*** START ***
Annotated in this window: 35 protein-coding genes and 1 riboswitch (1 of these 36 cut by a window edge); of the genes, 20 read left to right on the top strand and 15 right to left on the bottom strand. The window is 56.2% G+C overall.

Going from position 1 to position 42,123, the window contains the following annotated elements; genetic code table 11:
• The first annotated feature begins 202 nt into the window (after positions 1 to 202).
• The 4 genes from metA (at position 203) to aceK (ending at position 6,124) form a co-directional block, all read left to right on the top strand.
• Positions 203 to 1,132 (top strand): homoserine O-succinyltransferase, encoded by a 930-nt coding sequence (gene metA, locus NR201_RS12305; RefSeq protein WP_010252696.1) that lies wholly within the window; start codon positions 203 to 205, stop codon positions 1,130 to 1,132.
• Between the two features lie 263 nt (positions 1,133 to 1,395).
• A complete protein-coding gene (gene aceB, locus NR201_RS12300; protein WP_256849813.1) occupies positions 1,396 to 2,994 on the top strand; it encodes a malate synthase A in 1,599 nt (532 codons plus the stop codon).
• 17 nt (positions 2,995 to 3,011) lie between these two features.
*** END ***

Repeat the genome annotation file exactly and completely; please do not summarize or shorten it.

Annotated in this window: 35 protein-coding genes and 1 riboswitch (1 of these 36 cut by a window edge); of the genes, 20 read left to right on the top strand and 15 right to left on the bottom strand. The window is 56.2% G+C overall.

Going from position 1 to position 42,123, the window contains the following annotated elements; genetic code table 11:
• The first annotated feature begins 202 nt into the window (after positions 1 to 202).
• The 4 genes from metA (at position 203) to aceK (ending at position 6,124) form a co-directional block, all read left to right on the top strand.
• Positions 203 to 1,132 (top strand): homoserine O-succinyltransferase, encoded by a 930-nt coding sequence (gene metA, locus NR201_RS12305; RefSeq protein WP_010252696.1) that lies wholly within the window; start codon positions 203 to 205, stop codon positions 1,130 to 1,132.
• Between the two features lie 263 nt (positions 1,133 to 1,395).
• A complete protein-coding gene (gene aceB, locus NR201_RS12300; protein WP_256849813.1) occupies positions 1,396 to 2,994 on the top strand; it encodes a malate synthase A in 1,599 nt (532 codons plus the stop codon).
• 17 nt (positions 2,995 to 3,011) lie between these two features.